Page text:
NorthWest Engineering Service Inc. was formed when it became apparent that heating and ventilation had become so complex, engineers were needed “in the trenches”, taking hands-on measurements and making adjustments, to ensure systems were properly balanced. Teachers here were greeted with enthusiasm by the company president who gave an overview of what HVAC systems are and how these engineers and technicians carry out their work. Additionally employees spoke about their passion for this work including the hands-on aspects and importance of solving complex problems with their colleagues. A female technician highlighted the emphasis on diversity and inclusivity at NWESI as well as how being at an entirely employee-owned business increased her desire to work with drive and commitment.

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Special thanks to Tom Prevish of NWESI for coordinating our 2019 externship.

Timbercon, Inc.

The Timbercon, Inc. externship gave educators an opportunity to see first-hand the work involved in designing and manufacturing fiber optic and hybrid cables to meet specific customer needs. Teachers learned about the opportunity and value of working at a small company (Timbercon has 70 employees). The VP of People drew a comparison between living in a small town versus a large city. In a small town, a person might make a living as a business owner but also serve as a volunteer firefighter or develop community initiatives that impact the whole town. Individuals in larger cities; however, are not often afforded these opportunities. Because of Timbercon’s smaller has an opportunity to impact more than just the scope of her job. In fact, Timbercon looks to hire people with broad awareness of how they can add value to the company. The VP explained that while technical knowledge is necessary, traits like willingness to take risks, be creative, and collaborate will determine whether a candidate is hired.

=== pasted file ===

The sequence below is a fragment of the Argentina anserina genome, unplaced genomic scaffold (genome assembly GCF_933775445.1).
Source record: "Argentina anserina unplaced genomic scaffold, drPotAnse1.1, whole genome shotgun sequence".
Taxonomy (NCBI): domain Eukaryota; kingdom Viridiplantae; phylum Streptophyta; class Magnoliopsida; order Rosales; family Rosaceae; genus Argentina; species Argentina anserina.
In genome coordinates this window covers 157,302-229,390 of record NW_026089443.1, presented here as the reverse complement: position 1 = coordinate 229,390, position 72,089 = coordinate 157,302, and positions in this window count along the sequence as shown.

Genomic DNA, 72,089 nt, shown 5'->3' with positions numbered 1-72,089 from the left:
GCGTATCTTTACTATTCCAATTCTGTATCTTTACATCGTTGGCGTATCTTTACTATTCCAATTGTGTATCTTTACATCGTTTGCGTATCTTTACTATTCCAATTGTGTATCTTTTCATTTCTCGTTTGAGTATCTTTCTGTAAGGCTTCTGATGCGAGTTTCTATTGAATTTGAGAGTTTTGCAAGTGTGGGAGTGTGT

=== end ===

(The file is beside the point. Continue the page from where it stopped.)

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Special thanks to Laura McKinney of Timbercon for coordinating our 2019 externship.

2019’s Summer Teacher Externships took the model from last summer and expanded it from two externship sites to eight and from twenty teachers to fifty. This year, teachers were also able to attend multiple business sites. The result was a much more connected awareness of skills and expectations of employees in all job sectors. Every business shared the importance of an employee’s ability to communicate well, collaborate with colleagues, think creatively, and take risks. One teacher noted that “students need to know how to work together and use each other as resources. They need to know how to problem solve and think creatively.”